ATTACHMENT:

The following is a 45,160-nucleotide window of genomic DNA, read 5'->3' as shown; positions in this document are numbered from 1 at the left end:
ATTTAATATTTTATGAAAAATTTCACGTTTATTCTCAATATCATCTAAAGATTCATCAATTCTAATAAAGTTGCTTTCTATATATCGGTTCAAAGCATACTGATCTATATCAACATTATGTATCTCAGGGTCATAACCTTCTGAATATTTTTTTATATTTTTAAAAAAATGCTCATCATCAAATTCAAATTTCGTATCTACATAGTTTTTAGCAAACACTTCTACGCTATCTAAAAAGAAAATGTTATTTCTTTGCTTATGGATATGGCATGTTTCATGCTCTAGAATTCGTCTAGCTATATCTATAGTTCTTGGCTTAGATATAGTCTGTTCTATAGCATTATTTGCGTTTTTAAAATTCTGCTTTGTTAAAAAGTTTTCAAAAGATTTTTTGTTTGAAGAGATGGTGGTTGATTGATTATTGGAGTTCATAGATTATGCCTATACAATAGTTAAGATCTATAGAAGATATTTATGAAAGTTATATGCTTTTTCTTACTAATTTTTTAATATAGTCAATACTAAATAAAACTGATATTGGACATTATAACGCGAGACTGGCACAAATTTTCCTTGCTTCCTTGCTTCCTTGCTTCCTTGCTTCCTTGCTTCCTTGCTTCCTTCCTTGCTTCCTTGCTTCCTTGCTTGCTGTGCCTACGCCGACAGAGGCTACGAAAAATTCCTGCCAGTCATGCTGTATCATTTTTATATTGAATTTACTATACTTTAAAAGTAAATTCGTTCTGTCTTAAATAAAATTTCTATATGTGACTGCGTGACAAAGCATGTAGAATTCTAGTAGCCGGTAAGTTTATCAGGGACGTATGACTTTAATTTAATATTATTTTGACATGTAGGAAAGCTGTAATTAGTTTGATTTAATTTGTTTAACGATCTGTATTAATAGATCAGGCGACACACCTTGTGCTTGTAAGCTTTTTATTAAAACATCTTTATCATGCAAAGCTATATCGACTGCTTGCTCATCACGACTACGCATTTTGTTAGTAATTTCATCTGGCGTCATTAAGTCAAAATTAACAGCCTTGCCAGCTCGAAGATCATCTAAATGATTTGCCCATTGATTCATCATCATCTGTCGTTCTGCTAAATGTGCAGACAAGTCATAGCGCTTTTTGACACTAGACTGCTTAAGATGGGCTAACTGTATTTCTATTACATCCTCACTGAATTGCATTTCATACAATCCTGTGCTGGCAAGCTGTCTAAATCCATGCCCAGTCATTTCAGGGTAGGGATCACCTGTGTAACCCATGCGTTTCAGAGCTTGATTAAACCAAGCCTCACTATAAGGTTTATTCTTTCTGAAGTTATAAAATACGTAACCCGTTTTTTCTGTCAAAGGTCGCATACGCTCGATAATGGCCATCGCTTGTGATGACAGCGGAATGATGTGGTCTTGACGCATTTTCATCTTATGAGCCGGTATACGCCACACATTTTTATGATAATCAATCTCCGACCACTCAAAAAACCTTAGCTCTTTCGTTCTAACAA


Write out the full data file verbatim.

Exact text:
The following is a 45,160-nucleotide window of genomic DNA, read 5'->3' as shown; positions in this document are numbered from 1 at the left end:
ATTTAATATTTTATGAAAAATTTCACGTTTATTCTCAATATCATCTAAAGATTCATCAATTCTAATAAAGTTGCTTTCTATATATCGGTTCAAAGCATACTGATCTATATCAACATTATGTATCTCAGGGTCATAACCTTCTGAATATTTTTTTATATTTTTAAAAAAATGCTCATCATCAAATTCAAATTTCGTATCTACATAGTTTTTAGCAAACACTTCTACGCTATCTAAAAAGAAAATGTTATTTCTTTGCTTATGGATATGGCATGTTTCATGCTCTAGAATTCGTCTAGCTATATCTATAGTTCTTGGCTTAGATATAGTCTGTTCTATAGCATTATTTGCGTTTTTAAAATTCTGCTTTGTTAAAAAGTTTTCAAAAGATTTTTTGTTTGAAGAGATGGTGGTTGATTGATTATTGGAGTTCATAGATTATGCCTATACAATAGTTAAGATCTATAGAAGATATTTATGAAAGTTATATGCTTTTTCTTACTAATTTTTTAATATAGTCAATACTAAATAAAACTGATATTGGACATTATAACGCGAGACTGGCACAAATTTTCCTTGCTTCCTTGCTTCCTTGCTTCCTTGCTTCCTTGCTTCCTTGCTTCCTTCCTTGCTTCCTTGCTTCCTTGCTTGCTGTGCCTACGCCGACAGAGGCTACGAAAAATTCCTGCCAGTCATGCTGTATCATTTTTATATTGAATTTACTATACTTTAAAAGTAAATTCGTTCTGTCTTAAATAAAATTTCTATATGTGACTGCGTGACAAAGCATGTAGAATTCTAGTAGCCGGTAAGTTTATCAGGGACGTATGACTTTAATTTAATATTATTTTGACATGTAGGAAAGCTGTAATTAGTTTGATTTAATTTGTTTAACGATCTGTATTAATAGATCAGGCGACACACCTTGTGCTTGTAAGCTTTTTATTAAAACATCTTTATCATGCAAAGCTATATCGACTGCTTGCTCATCACGACTACGCATTTTGTTAGTAATTTCATCTGGCGTCATTAAGTCAAAATTAACAGCCTTGCCAGCTCGAAGATCATCTAAATGATTTGCCCATTGATTCATCATCATCTGTCGTTCTGCTAAATGTGCAGACAAGTCATAGCGCTTTTTGACACTAGACTGCTTAAGATGGGCTAACTGTATTTCTATTACATCCTCACTGAATTGCATTTCATACAATCCTGTGCTGGCAAGCTGTCTAAATCCATGCCCAGTCATTTCAGGGTAGGGATCACCTGTGTAACCCATGCGTTTCAGAGCTTGATTAAACCAAGCCTCACTATAAGGTTTATTCTTTCTGAAGTTATAAAATACGTAACCCGTTTTTTCTGTCAAAGGTCGCATACGCTCGATAATGGCCATCGCTTGTGATGACAGCGGAATGATGTGGTCTTGACGCATTTTCATCTTATGAGCCGGTATACGCCACACATTTTTATGATAATCAATCTCCGACCACTCAAAAAACCTTAGCTCTTTCGTTCTAACAA